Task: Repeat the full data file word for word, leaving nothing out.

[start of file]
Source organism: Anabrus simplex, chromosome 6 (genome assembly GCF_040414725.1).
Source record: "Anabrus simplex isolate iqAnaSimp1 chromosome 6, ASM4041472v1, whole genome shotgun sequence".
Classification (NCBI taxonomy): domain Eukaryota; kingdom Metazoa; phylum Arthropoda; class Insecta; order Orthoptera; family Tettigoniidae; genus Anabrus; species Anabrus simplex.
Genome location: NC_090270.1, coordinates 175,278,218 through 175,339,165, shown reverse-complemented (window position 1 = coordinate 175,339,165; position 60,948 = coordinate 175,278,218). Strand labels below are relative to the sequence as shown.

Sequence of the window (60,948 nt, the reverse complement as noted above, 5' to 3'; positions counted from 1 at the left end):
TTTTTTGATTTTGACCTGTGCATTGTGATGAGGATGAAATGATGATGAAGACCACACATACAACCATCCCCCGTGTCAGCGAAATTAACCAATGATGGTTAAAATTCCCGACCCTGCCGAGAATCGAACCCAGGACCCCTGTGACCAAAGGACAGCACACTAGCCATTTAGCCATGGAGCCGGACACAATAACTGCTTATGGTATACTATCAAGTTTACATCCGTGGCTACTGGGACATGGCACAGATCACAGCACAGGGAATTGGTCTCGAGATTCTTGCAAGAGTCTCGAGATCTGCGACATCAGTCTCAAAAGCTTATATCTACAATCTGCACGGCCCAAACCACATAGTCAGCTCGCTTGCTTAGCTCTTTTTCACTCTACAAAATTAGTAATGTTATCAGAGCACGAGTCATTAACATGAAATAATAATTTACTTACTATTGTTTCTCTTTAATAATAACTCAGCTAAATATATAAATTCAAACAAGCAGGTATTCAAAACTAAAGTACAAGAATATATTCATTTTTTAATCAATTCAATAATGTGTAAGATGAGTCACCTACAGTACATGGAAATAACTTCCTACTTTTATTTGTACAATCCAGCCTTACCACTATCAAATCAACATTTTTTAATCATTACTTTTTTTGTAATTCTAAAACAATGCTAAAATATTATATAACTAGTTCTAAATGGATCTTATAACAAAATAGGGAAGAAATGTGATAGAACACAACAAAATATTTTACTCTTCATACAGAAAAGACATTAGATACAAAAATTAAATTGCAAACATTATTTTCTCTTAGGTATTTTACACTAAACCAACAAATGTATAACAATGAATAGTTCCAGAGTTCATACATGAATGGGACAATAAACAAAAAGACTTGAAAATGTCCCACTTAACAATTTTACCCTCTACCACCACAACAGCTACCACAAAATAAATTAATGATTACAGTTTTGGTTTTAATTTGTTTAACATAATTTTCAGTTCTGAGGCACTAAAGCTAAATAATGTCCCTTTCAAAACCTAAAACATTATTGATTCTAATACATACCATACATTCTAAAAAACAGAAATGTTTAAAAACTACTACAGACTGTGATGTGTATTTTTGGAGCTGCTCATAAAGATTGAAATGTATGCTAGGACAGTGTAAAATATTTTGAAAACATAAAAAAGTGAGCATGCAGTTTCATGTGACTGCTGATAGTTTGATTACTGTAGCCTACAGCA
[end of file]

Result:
Source organism: Anabrus simplex, chromosome 6 (genome assembly GCF_040414725.1).
Source record: "Anabrus simplex isolate iqAnaSimp1 chromosome 6, ASM4041472v1, whole genome shotgun sequence".
Classification (NCBI taxonomy): domain Eukaryota; kingdom Metazoa; phylum Arthropoda; class Insecta; order Orthoptera; family Tettigoniidae; genus Anabrus; species Anabrus simplex.
Genome location: NC_090270.1, coordinates 175,278,218 through 175,339,165, shown reverse-complemented (window position 1 = coordinate 175,339,165; position 60,948 = coordinate 175,278,218). Strand labels below are relative to the sequence as shown.

Sequence of the window (60,948 nt, the reverse complement as noted above, 5' to 3'; positions counted from 1 at the left end):
TTTTTTGATTTTGACCTGTGCATTGTGATGAGGATGAAATGATGATGAAGACCACACATACAACCATCCCCCGTGTCAGCGAAATTAACCAATGATGGTTAAAATTCCCGACCCTGCCGAGAATCGAACCCAGGACCCCTGTGACCAAAGGACAGCACACTAGCCATTTAGCCATGGAGCCGGACACAATAACTGCTTATGGTATACTATCAAGTTTACATCCGTGGCTACTGGGACATGGCACAGATCACAGCACAGGGAATTGGTCTCGAGATTCTTGCAAGAGTCTCGAGATCTGCGACATCAGTCTCAAAAGCTTATATCTACAATCTGCACGGCCCAAACCACATAGTCAGCTCGCTTGCTTAGCTCTTTTTCACTCTACAAAATTAGTAATGTTATCAGAGCACGAGTCATTAACATGAAATAATAATTTACTTACTATTGTTTCTCTTTAATAATAACTCAGCTAAATATATAAATTCAAACAAGCAGGTATTCAAAACTAAAGTACAAGAATATATTCATTTTTTAATCAATTCAATAATGTGTAAGATGAGTCACCTACAGTACATGGAAATAACTTCCTACTTTTATTTGTACAATCCAGCCTTACCACTATCAAATCAACATTTTTTAATCATTACTTTTTTTGTAATTCTAAAACAATGCTAAAATATTATATAACTAGTTCTAAATGGATCTTATAACAAAATAGGGAAGAAATGTGATAGAACACAACAAAATATTTTACTCTTCATACAGAAAAGACATTAGATACAAAAATTAAATTGCAAACATTATTTTCTCTTAGGTATTTTACACTAAACCAACAAATGTATAACAATGAATAGTTCCAGAGTTCATACATGAATGGGACAATAAACAAAAAGACTTGAAAATGTCCCACTTAACAATTTTACCCTCTACCACCACAACAGCTACCACAAAATAAATTAATGATTACAGTTTTGGTTTTAATTTGTTTAACATAATTTTCAGTTCTGAGGCACTAAAGCTAAATAATGTCCCTTTCAAAACCTAAAACATTATTGATTCTAATACATACCATACATTCTAAAAAACAGAAATGTTTAAAAACTACTACAGACTGTGATGTGTATTTTTGGAGCTGCTCATAAAGATTGAAATGTATGCTAGGACAGTGTAAAATATTTTGAAAACATAAAAAAGTGAGCATGCAGTTTCATGTGACTGCTGATAGTTTGATTACTGTAGCCTACAGCA